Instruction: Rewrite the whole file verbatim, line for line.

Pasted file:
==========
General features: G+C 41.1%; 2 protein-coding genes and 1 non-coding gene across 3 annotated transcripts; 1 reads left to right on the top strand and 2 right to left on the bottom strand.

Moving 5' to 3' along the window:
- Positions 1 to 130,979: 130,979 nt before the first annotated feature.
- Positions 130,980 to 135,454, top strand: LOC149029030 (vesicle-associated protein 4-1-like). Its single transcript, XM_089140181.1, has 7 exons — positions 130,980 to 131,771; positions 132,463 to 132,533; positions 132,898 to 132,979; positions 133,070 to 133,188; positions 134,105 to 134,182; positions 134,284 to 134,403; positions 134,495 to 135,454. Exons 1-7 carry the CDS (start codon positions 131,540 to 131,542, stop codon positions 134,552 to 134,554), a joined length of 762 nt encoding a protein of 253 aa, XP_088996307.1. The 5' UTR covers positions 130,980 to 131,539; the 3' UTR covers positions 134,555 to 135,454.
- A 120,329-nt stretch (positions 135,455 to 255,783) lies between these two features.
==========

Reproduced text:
General features: G+C 41.1%; 2 protein-coding genes and 1 non-coding gene across 3 annotated transcripts; 1 reads left to right on the top strand and 2 right to left on the bottom strand.

Moving 5' to 3' along the window:
- Positions 1 to 130,979: 130,979 nt before the first annotated feature.
- Positions 130,980 to 135,454, top strand: LOC149029030 (vesicle-associated protein 4-1-like). Its single transcript, XM_089140181.1, has 7 exons — positions 130,980 to 131,771; positions 132,463 to 132,533; positions 132,898 to 132,979; positions 133,070 to 133,188; positions 134,105 to 134,182; positions 134,284 to 134,403; positions 134,495 to 135,454. Exons 1-7 carry the CDS (start codon positions 131,540 to 131,542, stop codon positions 134,552 to 134,554), a joined length of 762 nt encoding a protein of 253 aa, XP_088996307.1. The 5' UTR covers positions 130,980 to 131,539; the 3' UTR covers positions 134,555 to 135,454.
- A 120,329-nt stretch (positions 135,455 to 255,783) lies between these two features.